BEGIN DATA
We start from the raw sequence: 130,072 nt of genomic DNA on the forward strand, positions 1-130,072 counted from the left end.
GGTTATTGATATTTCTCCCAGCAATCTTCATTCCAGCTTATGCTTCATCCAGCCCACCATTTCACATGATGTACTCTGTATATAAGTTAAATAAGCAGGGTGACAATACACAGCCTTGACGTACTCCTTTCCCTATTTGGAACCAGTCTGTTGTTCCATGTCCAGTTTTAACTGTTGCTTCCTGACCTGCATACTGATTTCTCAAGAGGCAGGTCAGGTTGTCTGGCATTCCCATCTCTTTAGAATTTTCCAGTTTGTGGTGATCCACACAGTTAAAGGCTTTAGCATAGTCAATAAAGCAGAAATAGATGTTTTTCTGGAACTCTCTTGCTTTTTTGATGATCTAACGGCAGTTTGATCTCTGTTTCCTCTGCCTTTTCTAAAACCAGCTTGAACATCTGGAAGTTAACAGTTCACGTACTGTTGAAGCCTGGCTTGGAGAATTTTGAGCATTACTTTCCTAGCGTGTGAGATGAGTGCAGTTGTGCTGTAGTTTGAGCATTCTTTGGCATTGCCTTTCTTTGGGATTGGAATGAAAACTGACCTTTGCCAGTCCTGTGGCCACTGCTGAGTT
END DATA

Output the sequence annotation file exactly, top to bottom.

We start from the raw sequence: 130,072 nt of genomic DNA on the forward strand, positions 1-130,072 counted from the left end.
GGTTATTGATATTTCTCCCAGCAATCTTCATTCCAGCTTATGCTTCATCCAGCCCACCATTTCACATGATGTACTCTGTATATAAGTTAAATAAGCAGGGTGACAATACACAGCCTTGACGTACTCCTTTCCCTATTTGGAACCAGTCTGTTGTTCCATGTCCAGTTTTAACTGTTGCTTCCTGACCTGCATACTGATTTCTCAAGAGGCAGGTCAGGTTGTCTGGCATTCCCATCTCTTTAGAATTTTCCAGTTTGTGGTGATCCACACAGTTAAAGGCTTTAGCATAGTCAATAAAGCAGAAATAGATGTTTTTCTGGAACTCTCTTGCTTTTTTGATGATCTAACGGCAGTTTGATCTCTGTTTCCTCTGCCTTTTCTAAAACCAGCTTGAACATCTGGAAGTTAACAGTTCACGTACTGTTGAAGCCTGGCTTGGAGAATTTTGAGCATTACTTTCCTAGCGTGTGAGATGAGTGCAGTTGTGCTGTAGTTTGAGCATTCTTTGGCATTGCCTTTCTTTGGGATTGGAATGAAAACTGACCTTTGCCAGTCCTGTGGCCACTGCTGAGTT